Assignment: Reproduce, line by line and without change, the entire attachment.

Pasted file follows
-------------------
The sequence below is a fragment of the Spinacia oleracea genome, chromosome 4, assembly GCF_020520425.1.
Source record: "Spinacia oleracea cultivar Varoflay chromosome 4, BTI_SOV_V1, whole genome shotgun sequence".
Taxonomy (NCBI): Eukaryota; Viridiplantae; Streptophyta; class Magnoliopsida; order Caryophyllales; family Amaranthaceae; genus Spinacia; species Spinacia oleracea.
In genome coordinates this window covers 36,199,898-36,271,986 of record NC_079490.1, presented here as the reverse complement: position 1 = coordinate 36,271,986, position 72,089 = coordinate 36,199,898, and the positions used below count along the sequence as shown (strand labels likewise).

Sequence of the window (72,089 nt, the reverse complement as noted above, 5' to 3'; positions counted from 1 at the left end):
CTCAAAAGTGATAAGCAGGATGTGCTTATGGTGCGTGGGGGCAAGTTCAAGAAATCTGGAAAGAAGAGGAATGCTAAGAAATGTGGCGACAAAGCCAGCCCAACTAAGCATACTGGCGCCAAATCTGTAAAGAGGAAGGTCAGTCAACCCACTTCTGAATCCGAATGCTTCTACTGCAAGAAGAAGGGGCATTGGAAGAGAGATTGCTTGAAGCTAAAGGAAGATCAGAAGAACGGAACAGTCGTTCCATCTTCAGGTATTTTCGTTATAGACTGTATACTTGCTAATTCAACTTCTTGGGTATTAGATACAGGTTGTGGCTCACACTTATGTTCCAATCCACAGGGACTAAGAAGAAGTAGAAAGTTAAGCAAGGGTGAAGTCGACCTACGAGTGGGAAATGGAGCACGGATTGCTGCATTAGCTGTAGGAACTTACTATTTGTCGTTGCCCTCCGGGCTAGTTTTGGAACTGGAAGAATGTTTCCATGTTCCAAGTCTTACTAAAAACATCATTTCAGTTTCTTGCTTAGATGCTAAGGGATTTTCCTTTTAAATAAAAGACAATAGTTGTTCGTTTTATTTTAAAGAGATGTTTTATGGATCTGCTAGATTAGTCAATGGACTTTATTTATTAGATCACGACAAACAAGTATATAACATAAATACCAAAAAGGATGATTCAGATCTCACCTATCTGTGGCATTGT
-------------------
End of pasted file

The sequence below is a fragment of the Spinacia oleracea genome, chromosome 4, assembly GCF_020520425.1.
Source record: "Spinacia oleracea cultivar Varoflay chromosome 4, BTI_SOV_V1, whole genome shotgun sequence".
Taxonomy (NCBI): Eukaryota; Viridiplantae; Streptophyta; class Magnoliopsida; order Caryophyllales; family Amaranthaceae; genus Spinacia; species Spinacia oleracea.
In genome coordinates this window covers 36,199,898-36,271,986 of record NC_079490.1, presented here as the reverse complement: position 1 = coordinate 36,271,986, position 72,089 = coordinate 36,199,898, and the positions used below count along the sequence as shown (strand labels likewise).

Sequence of the window (72,089 nt, the reverse complement as noted above, 5' to 3'; positions counted from 1 at the left end):
CTCAAAAGTGATAAGCAGGATGTGCTTATGGTGCGTGGGGGCAAGTTCAAGAAATCTGGAAAGAAGAGGAATGCTAAGAAATGTGGCGACAAAGCCAGCCCAACTAAGCATACTGGCGCCAAATCTGTAAAGAGGAAGGTCAGTCAACCCACTTCTGAATCCGAATGCTTCTACTGCAAGAAGAAGGGGCATTGGAAGAGAGATTGCTTGAAGCTAAAGGAAGATCAGAAGAACGGAACAGTCGTTCCATCTTCAGGTATTTTCGTTATAGACTGTATACTTGCTAATTCAACTTCTTGGGTATTAGATACAGGTTGTGGCTCACACTTATGTTCCAATCCACAGGGACTAAGAAGAAGTAGAAAGTTAAGCAAGGGTGAAGTCGACCTACGAGTGGGAAATGGAGCACGGATTGCTGCATTAGCTGTAGGAACTTACTATTTGTCGTTGCCCTCCGGGCTAGTTTTGGAACTGGAAGAATGTTTCCATGTTCCAAGTCTTACTAAAAACATCATTTCAGTTTCTTGCTTAGATGCTAAGGGATTTTCCTTTTAAATAAAAGACAATAGTTGTTCGTTTTATTTTAAAGAGATGTTTTATGGATCTGCTAGATTAGTCAATGGACTTTATTTATTAGATCACGACAAACAAGTATATAACATAAATACCAAAAAGGATGATTCAGATCTCACCTATCTGTGGCATTGT